*P.S. I can’t embed the video. So you’ll need to click on the link to see it. If you haven’t you must… it gives me goosebumps!!!*

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6 Responses

  1. Stoner/Rossi at Laguna Seca was one of the best battles EVER! I was glad that Rossi profited from the situation at the weekend at Mugello, but felt so bad for Nicky Hayden, all the American riders seem to be out of luck right now! Looking forward to Laguna and enjoying all the Rossi to Yamaha rumors right now, would be SO good to see him back to being competive!

    • Love that Stoner vs Rossi battle at Laguna Seca. Though it felt good to see Rossi actually race (and not struggle with his bike) at Mugello. Felt bad for Nicky though. I wonder if he will still be in Ducati next year?

  2. Man, just look at picture #6. Cringing just thinikng about it.And as for Lorenzo’s title not being legitimate if he does win (which is a frequent comment), Rossi was pushing to find a setup that would beat Lorenzo. Is it different to pass someone on track or to push them into a mistake? All part of the craft. And for my money, Lorenzo had been looking stronger than Rossi this season, and I would have pegged him for the title even if Rossi didn’t have this accident.So let’s not start putting asterisks next to championships where a competitior got injured while pushing to stay ahead.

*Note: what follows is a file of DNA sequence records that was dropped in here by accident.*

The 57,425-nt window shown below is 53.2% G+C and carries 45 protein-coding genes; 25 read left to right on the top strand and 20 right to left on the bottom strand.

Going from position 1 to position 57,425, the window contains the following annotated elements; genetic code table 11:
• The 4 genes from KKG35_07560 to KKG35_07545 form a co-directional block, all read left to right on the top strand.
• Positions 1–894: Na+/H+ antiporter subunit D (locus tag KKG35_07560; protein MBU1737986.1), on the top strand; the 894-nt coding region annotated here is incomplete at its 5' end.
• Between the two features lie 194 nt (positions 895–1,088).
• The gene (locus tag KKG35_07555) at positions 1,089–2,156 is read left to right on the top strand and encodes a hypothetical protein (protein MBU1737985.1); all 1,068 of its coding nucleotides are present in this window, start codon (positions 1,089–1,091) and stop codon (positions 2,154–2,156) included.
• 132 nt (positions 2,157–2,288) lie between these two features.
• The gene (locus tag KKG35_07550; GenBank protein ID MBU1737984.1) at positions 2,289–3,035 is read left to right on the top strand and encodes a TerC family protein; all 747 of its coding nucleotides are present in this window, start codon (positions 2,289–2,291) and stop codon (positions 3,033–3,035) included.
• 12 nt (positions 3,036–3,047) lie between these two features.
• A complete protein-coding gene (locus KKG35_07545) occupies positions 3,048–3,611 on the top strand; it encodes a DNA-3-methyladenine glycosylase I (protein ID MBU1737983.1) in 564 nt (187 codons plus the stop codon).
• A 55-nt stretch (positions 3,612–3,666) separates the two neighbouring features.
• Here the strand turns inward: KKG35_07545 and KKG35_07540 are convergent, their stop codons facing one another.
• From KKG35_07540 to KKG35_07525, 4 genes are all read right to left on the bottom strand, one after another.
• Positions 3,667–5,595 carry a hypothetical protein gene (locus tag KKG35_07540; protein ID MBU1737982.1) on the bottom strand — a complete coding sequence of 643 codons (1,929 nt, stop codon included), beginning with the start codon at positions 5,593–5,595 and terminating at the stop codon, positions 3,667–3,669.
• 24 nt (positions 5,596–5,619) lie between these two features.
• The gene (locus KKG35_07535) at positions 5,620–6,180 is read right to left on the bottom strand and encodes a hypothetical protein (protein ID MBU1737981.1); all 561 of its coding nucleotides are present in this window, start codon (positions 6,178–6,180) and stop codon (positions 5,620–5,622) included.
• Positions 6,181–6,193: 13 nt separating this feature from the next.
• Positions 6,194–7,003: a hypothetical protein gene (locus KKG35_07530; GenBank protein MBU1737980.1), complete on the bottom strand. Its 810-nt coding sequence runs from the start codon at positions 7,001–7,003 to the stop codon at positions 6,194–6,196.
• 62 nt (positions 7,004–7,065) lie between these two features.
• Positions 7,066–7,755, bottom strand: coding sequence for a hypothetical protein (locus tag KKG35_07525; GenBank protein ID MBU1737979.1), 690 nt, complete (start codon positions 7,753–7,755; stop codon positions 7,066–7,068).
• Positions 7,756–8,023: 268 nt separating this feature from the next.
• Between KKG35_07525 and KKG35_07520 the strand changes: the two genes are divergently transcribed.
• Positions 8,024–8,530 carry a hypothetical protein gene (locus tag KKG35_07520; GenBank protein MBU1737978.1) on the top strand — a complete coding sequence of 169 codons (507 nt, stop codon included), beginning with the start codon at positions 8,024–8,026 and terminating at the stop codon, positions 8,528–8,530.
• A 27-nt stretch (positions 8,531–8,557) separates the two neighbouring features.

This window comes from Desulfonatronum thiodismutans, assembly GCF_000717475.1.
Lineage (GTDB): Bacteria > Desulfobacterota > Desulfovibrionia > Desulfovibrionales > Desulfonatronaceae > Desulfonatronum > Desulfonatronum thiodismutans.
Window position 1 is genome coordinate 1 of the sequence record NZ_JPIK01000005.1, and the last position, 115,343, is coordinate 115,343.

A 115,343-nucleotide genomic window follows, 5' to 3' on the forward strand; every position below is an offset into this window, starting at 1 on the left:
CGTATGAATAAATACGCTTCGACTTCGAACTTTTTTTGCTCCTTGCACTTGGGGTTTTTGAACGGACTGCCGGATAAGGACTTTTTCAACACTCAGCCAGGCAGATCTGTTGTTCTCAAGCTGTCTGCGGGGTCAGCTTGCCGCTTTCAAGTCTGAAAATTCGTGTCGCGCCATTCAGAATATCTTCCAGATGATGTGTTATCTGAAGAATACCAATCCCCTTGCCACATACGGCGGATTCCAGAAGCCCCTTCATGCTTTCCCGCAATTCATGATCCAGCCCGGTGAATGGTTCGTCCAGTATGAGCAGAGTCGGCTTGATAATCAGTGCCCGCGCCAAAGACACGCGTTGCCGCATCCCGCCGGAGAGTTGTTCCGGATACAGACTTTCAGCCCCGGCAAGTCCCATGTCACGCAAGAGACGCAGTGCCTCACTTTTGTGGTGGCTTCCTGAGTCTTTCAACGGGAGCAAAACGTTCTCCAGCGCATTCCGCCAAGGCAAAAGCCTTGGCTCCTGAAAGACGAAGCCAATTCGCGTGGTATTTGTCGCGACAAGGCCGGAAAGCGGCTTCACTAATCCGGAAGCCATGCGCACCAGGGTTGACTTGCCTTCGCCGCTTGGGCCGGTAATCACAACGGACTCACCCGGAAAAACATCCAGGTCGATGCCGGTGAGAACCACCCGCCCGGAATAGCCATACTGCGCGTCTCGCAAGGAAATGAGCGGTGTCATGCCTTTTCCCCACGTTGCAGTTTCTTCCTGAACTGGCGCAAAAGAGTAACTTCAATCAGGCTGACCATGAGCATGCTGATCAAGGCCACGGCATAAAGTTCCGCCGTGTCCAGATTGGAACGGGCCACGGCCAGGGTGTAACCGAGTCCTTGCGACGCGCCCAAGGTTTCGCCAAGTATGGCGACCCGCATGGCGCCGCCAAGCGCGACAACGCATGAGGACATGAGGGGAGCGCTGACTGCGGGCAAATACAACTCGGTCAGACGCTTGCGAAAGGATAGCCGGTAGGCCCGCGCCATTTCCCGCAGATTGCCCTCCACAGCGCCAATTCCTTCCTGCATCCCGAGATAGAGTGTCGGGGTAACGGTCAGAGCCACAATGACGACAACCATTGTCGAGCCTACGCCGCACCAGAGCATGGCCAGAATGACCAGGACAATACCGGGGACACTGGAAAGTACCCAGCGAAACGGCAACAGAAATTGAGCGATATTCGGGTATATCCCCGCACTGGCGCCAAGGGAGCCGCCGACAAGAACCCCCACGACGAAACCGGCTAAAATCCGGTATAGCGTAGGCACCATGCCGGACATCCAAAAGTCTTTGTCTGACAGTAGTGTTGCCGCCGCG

3. Someone i know directed me here. To the link about SBK and the kwacker rider Lascorz’s injury, actually, but i drifted on to this. I have had the good sense to invest a loan in watching a motogp race live at mugello. It is quite possible the best thing you will ever do, apart from, maybe taking corkscrew at good chat. And what Rossi means is to be just seen to be believed. Simoncelli, oh what a heart break, he to me was the next Rossi. The guy who you will continue watching races for, even after your heroes retire. Motogp lost more than just a rider in him. And what hurt me the most was that when i went to mugello, i really wanted to buy a SuperSic jersey, how i curse my budget now. Considering you are big fan i suggest you take this trip one day, Imola and Mugello. Trust me, the pilgrimage will be worth it.
    Cheers.

    • Thank you so much for your comment. I agree Rossi is amazing and Super Sic was brilliant. It is a great loss for MotoGP. My dream is to go to Mugello and Imola. Hopefully someday soon. Thank you once again and do keep visiting.